This is very necessary since both metal gates and high k materials (like HfO2 or HfSiO4) will be needed to further scale down the dimensions of a MOSFET, thereby following Moore's Law. My calculations need to provide more info on "which experiments" to do or what processes of the MOSFET engineering (like deposition, defect creation, etc) influnce the interface electrostatics in a "bad way". A "bad way" means "harming transistor operation and thereby blocking the miniaturization". Hence, i work very closely with experimentalists and engineers, though i was trained as a theoretical physicist (QFT major) at college.

    This is just one example of how computational physics can be used in applied science and i can assure you that lots of companies like Intel, Panasonic, ASM, Philips (some of our core partners at IMEC) are interested in the application of computational physics into their research departments because doing such calculations reduces production costs.

    CERN is also very much investing in computational physics for their research purposes, just to give you another example.

    In short, learn as much as you can (many-body physics : Hartree Fock and DFT; software to use like : SIESTA, CASTEP, ABINIT, etc) because you can do many things with it. Just google to some of these names to find out more. Once you have a PhD in this field (coming from a respectable institution or college) your options are wide open in both research and development departments. People can really benefit from your skills as a computational physicist.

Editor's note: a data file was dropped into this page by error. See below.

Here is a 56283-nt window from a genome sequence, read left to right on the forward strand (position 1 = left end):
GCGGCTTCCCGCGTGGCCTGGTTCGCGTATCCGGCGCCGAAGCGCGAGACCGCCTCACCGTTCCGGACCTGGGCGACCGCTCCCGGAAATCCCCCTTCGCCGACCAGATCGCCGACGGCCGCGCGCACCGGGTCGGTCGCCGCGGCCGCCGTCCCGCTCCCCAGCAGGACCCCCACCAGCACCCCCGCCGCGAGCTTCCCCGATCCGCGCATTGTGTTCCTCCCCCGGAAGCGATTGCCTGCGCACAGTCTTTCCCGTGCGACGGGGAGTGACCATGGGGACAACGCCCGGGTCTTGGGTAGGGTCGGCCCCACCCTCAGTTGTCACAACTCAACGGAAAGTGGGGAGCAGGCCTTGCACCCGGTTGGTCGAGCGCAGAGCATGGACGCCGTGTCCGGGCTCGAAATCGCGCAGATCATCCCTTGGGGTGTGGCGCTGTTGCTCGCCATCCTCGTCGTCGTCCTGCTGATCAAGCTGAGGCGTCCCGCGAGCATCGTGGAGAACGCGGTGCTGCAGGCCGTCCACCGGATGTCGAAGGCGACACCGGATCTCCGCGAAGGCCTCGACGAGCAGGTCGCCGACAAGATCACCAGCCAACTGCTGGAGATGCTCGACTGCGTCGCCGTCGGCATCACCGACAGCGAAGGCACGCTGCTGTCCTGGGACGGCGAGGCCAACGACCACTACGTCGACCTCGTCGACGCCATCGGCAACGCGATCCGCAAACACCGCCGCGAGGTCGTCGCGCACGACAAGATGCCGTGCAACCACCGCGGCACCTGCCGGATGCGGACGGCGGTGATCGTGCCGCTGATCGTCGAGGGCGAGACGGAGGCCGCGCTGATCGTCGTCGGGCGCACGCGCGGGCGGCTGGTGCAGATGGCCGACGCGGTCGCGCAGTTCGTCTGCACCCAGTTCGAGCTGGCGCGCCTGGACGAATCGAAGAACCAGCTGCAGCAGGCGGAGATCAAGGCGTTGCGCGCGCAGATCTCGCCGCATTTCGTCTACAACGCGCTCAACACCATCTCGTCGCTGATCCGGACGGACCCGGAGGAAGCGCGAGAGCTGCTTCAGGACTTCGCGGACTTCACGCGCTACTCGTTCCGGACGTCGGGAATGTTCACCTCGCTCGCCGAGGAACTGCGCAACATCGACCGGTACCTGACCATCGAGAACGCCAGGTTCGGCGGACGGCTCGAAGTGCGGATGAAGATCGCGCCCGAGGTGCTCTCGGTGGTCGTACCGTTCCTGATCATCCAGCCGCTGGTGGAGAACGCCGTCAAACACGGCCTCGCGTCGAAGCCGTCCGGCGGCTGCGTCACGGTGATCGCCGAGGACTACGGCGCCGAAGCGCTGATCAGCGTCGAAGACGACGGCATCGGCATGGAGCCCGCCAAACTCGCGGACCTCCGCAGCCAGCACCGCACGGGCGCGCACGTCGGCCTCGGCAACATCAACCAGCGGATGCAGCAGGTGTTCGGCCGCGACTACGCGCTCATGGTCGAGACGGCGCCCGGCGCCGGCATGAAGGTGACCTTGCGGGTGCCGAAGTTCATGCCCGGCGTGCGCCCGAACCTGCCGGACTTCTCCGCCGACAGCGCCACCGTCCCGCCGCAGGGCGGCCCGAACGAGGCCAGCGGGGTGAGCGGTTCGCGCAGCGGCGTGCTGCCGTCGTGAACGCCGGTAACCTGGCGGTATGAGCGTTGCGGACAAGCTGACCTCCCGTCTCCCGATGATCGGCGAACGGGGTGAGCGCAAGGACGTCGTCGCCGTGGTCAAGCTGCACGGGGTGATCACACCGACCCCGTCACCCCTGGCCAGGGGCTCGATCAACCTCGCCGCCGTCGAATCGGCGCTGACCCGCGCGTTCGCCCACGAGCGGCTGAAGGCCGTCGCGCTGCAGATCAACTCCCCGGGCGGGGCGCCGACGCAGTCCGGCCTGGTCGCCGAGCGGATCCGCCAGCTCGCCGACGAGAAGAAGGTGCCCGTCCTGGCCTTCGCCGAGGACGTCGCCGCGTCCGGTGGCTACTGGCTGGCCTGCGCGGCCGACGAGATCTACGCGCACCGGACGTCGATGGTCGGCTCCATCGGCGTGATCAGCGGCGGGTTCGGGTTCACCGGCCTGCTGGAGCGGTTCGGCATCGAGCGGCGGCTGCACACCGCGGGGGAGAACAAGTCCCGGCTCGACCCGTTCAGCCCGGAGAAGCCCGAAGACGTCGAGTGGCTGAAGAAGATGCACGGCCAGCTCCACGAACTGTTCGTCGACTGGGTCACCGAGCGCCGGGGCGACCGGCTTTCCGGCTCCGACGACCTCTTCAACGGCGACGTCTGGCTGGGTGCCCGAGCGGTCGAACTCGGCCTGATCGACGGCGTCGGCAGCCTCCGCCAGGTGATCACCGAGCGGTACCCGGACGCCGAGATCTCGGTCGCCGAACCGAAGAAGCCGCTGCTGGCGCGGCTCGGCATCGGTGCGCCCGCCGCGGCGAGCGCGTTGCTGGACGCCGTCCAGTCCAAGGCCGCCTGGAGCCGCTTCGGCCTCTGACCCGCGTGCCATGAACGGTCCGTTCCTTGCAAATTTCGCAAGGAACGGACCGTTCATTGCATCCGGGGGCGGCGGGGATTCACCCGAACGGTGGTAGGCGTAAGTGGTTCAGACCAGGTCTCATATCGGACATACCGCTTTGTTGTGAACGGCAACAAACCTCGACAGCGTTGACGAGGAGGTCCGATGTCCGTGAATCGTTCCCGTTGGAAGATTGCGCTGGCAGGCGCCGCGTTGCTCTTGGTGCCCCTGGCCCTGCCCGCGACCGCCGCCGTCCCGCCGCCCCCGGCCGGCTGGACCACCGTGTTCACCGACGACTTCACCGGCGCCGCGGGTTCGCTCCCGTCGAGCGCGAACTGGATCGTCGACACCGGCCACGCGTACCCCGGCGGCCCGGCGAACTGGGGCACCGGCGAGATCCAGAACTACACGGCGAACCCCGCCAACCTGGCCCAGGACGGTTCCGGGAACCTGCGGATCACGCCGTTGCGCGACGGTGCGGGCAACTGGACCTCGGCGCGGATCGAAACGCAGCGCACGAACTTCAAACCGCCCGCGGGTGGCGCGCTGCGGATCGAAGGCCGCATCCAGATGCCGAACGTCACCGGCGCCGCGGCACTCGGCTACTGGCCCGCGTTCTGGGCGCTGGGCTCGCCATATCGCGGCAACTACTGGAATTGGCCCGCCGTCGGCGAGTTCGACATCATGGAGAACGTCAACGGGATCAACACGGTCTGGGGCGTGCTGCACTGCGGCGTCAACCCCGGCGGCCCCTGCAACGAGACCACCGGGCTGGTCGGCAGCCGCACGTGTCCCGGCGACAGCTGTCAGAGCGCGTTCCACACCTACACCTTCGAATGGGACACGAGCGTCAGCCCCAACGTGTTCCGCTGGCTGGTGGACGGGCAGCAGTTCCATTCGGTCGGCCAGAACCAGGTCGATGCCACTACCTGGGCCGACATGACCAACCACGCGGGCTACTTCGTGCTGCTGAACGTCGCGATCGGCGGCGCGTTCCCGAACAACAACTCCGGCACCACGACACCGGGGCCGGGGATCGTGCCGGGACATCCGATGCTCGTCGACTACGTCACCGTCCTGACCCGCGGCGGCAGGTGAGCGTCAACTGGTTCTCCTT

regards
    marlon
     
    Last edited: Jan 28, 2006
  8. Jan 28, 2006 #7
    Marlon, much thanks for this response. So you major'd in QFT? Does this mean at the undergraduate level?

    What is the major a student would seek at the undergrad level if one was to do computation physics?
     
  9. Jan 29, 2006 #8
    Here in Belgium and the rest of Western Europe, one needs to study five years in college to acquire a master's degree in physics. I my time (three years ago, that was four years in stead of five). QFT is covered in the fourth and fifth year. I did my master's thesis on quarkconfinement in QCD. One must have the master degree if you wanna persue a PhD. The bachelor degree (first three years) is not worth anything because most companies will hire masters or PhD's to do the "serious" work. A bachelor mostely will end up in a situation where he/she find him/herself doing the job a dressed monkey can do too:wink: